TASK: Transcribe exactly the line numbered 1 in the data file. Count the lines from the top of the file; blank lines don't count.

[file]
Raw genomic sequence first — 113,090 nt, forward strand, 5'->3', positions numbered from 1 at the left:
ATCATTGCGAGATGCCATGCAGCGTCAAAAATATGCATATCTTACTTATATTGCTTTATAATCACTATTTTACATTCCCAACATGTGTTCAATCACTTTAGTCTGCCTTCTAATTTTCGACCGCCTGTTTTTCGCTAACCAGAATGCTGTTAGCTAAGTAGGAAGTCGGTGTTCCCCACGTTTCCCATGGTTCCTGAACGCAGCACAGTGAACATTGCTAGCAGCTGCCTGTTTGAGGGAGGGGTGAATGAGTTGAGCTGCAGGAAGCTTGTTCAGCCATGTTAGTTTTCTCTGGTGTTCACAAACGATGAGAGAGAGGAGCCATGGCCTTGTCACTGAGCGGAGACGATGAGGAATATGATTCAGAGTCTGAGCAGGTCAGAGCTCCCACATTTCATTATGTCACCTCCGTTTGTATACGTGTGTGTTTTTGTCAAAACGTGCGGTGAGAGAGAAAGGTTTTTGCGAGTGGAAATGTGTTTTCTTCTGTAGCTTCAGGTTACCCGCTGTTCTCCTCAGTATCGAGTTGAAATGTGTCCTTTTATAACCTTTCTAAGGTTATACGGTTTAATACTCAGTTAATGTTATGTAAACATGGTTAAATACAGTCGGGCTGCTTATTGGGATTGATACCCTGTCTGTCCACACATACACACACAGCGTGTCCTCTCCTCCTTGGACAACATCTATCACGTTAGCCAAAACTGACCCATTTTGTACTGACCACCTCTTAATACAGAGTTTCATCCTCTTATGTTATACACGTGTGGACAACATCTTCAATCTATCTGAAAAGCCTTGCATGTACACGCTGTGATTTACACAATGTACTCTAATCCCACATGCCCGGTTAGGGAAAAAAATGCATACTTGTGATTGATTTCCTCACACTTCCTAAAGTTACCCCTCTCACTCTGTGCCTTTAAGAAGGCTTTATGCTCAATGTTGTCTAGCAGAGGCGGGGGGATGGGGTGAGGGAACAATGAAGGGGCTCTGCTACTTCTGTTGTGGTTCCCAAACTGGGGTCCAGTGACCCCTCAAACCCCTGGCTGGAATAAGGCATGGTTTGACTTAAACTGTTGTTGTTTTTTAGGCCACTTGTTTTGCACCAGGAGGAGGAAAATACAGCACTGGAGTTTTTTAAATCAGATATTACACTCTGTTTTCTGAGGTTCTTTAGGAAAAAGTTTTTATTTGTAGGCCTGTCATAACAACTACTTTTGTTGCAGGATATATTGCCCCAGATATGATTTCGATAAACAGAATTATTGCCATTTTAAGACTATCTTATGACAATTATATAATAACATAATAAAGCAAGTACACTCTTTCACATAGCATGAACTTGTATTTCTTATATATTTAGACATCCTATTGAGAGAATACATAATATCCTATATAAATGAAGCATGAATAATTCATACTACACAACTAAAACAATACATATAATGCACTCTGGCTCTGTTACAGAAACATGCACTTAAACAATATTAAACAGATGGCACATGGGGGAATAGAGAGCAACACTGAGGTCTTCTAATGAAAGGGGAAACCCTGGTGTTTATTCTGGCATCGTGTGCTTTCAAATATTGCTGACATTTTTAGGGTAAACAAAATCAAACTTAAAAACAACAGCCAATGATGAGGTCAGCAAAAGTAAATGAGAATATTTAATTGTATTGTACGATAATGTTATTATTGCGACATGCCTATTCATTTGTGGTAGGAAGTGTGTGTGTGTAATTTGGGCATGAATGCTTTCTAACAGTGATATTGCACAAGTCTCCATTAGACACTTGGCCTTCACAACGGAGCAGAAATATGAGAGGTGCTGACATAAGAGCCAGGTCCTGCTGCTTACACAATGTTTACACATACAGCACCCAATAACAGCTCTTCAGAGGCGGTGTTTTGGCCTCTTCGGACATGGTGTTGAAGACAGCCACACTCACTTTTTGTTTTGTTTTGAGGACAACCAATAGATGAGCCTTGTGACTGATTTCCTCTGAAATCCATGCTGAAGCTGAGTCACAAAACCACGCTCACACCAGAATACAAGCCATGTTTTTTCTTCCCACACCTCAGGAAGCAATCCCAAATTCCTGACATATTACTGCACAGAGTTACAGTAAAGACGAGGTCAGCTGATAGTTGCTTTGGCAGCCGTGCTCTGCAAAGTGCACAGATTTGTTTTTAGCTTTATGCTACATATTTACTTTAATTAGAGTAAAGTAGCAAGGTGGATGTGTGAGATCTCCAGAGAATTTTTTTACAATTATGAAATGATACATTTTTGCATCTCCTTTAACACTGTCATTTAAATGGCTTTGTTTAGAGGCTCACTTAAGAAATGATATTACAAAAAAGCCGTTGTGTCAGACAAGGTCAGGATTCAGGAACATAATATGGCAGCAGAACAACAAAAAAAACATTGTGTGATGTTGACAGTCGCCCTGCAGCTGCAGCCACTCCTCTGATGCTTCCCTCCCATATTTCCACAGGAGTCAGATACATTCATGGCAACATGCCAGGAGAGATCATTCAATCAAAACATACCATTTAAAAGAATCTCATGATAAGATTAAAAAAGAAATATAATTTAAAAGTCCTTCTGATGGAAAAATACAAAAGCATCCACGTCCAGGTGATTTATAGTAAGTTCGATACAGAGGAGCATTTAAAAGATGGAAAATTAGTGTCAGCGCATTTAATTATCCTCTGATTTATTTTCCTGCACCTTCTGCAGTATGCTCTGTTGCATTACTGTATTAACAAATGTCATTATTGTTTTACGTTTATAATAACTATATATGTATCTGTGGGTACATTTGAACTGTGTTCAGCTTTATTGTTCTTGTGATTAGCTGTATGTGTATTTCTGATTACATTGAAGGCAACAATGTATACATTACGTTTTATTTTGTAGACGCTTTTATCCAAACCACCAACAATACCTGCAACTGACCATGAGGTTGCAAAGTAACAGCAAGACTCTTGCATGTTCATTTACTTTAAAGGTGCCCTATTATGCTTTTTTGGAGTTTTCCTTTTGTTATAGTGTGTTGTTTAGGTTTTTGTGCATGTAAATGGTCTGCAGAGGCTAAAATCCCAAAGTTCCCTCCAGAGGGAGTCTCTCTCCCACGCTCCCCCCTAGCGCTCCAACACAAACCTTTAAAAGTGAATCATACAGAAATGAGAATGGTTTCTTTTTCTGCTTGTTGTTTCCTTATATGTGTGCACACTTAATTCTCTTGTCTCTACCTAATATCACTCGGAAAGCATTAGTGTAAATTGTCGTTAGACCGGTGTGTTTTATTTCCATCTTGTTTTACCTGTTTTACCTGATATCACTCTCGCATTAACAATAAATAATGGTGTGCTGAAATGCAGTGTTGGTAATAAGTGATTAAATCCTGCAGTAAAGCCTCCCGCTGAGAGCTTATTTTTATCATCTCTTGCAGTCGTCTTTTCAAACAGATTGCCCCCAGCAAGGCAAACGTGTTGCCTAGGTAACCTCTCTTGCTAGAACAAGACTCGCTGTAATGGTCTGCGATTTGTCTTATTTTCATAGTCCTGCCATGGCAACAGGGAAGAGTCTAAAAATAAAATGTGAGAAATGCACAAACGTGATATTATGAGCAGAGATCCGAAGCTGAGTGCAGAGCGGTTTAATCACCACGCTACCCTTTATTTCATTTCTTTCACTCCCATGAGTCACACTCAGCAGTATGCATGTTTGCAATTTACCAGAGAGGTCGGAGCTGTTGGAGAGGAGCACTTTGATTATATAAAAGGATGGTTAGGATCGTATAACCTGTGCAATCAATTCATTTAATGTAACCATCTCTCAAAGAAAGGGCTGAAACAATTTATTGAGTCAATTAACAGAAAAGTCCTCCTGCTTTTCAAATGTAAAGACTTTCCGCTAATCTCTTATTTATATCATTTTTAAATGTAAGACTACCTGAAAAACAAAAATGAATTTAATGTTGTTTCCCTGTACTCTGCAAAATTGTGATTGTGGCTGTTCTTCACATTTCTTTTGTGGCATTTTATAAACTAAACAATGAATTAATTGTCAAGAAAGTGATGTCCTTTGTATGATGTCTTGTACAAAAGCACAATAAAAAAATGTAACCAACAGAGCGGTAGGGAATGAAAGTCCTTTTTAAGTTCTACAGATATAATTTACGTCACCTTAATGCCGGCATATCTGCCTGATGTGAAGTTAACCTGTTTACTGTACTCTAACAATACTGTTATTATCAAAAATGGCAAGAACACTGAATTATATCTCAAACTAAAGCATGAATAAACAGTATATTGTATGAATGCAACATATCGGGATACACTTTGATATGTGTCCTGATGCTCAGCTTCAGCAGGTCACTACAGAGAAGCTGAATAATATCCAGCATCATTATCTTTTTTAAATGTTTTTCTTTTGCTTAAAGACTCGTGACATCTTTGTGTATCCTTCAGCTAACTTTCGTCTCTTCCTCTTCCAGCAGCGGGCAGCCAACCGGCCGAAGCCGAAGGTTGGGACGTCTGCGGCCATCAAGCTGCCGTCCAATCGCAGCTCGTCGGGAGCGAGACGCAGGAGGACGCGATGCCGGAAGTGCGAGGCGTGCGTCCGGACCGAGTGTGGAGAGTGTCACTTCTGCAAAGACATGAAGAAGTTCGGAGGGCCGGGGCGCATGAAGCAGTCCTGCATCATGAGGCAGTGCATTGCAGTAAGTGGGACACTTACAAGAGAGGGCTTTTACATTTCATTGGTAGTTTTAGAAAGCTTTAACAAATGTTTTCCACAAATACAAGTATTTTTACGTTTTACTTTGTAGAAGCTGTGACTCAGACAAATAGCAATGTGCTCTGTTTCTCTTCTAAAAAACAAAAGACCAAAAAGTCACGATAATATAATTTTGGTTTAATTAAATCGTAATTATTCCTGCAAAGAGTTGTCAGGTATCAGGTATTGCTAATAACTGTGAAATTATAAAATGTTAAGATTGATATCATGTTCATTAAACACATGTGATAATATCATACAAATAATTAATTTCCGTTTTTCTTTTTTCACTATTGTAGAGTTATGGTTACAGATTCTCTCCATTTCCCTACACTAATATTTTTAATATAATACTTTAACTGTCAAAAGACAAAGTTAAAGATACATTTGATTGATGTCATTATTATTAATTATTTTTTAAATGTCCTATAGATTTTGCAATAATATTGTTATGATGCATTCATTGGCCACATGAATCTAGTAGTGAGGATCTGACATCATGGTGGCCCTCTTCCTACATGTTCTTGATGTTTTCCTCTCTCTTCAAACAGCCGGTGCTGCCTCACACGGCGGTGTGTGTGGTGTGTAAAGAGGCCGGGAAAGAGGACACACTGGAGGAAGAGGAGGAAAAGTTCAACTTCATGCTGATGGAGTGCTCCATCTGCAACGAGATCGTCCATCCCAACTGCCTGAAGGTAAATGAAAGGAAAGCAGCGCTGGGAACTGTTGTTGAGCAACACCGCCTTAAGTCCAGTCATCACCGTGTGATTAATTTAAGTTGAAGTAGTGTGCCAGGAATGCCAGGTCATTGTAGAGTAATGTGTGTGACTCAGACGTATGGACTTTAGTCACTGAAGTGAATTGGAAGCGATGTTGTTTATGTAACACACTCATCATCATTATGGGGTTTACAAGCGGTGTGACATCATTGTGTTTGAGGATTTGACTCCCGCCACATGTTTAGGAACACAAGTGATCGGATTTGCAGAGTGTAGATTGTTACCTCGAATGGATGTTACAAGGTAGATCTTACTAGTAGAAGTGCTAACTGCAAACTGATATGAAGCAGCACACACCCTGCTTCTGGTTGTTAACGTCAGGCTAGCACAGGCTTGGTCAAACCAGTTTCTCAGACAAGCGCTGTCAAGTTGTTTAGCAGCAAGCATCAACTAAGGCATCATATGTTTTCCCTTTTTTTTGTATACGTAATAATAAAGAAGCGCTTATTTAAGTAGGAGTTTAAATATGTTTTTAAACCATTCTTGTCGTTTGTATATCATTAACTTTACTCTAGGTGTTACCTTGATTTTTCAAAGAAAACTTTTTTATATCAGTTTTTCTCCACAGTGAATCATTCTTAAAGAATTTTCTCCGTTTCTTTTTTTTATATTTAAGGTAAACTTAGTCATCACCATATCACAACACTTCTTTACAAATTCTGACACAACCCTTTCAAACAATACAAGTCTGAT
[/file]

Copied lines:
Raw genomic sequence first — 113,090 nt, forward strand, 5'->3', positions numbered from 1 at the left: